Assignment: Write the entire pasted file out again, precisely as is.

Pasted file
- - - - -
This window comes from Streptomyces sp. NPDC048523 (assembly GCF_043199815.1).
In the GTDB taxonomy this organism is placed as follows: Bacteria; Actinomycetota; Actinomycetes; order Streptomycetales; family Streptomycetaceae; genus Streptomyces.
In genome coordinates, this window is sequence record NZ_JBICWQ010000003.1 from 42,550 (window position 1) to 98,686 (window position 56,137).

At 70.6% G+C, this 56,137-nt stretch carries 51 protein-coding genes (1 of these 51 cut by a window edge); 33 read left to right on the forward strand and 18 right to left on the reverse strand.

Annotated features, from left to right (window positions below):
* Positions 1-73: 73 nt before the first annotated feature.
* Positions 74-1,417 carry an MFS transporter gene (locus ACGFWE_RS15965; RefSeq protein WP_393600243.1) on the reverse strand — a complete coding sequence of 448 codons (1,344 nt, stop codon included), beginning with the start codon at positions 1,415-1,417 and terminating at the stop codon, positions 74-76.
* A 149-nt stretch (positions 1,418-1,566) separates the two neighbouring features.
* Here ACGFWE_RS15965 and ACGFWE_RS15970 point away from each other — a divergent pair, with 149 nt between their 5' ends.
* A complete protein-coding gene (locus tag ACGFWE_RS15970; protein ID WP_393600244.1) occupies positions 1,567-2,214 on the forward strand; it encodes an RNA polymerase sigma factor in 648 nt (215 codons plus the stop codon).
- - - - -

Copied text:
This window comes from Streptomyces sp. NPDC048523 (assembly GCF_043199815.1).
In the GTDB taxonomy this organism is placed as follows: Bacteria; Actinomycetota; Actinomycetes; order Streptomycetales; family Streptomycetaceae; genus Streptomyces.
In genome coordinates, this window is sequence record NZ_JBICWQ010000003.1 from 42,550 (window position 1) to 98,686 (window position 56,137).

At 70.6% G+C, this 56,137-nt stretch carries 51 protein-coding genes (1 of these 51 cut by a window edge); 33 read left to right on the forward strand and 18 right to left on the reverse strand.

Annotated features, from left to right (window positions below):
* Positions 1-73: 73 nt before the first annotated feature.
* Positions 74-1,417 carry an MFS transporter gene (locus ACGFWE_RS15965; RefSeq protein WP_393600243.1) on the reverse strand — a complete coding sequence of 448 codons (1,344 nt, stop codon included), beginning with the start codon at positions 1,415-1,417 and terminating at the stop codon, positions 74-76.
* A 149-nt stretch (positions 1,418-1,566) separates the two neighbouring features.
* Here ACGFWE_RS15965 and ACGFWE_RS15970 point away from each other — a divergent pair, with 149 nt between their 5' ends.
* A complete protein-coding gene (locus tag ACGFWE_RS15970; protein ID WP_393600244.1) occupies positions 1,567-2,214 on the forward strand; it encodes an RNA polymerase sigma factor in 648 nt (215 codons plus the stop codon).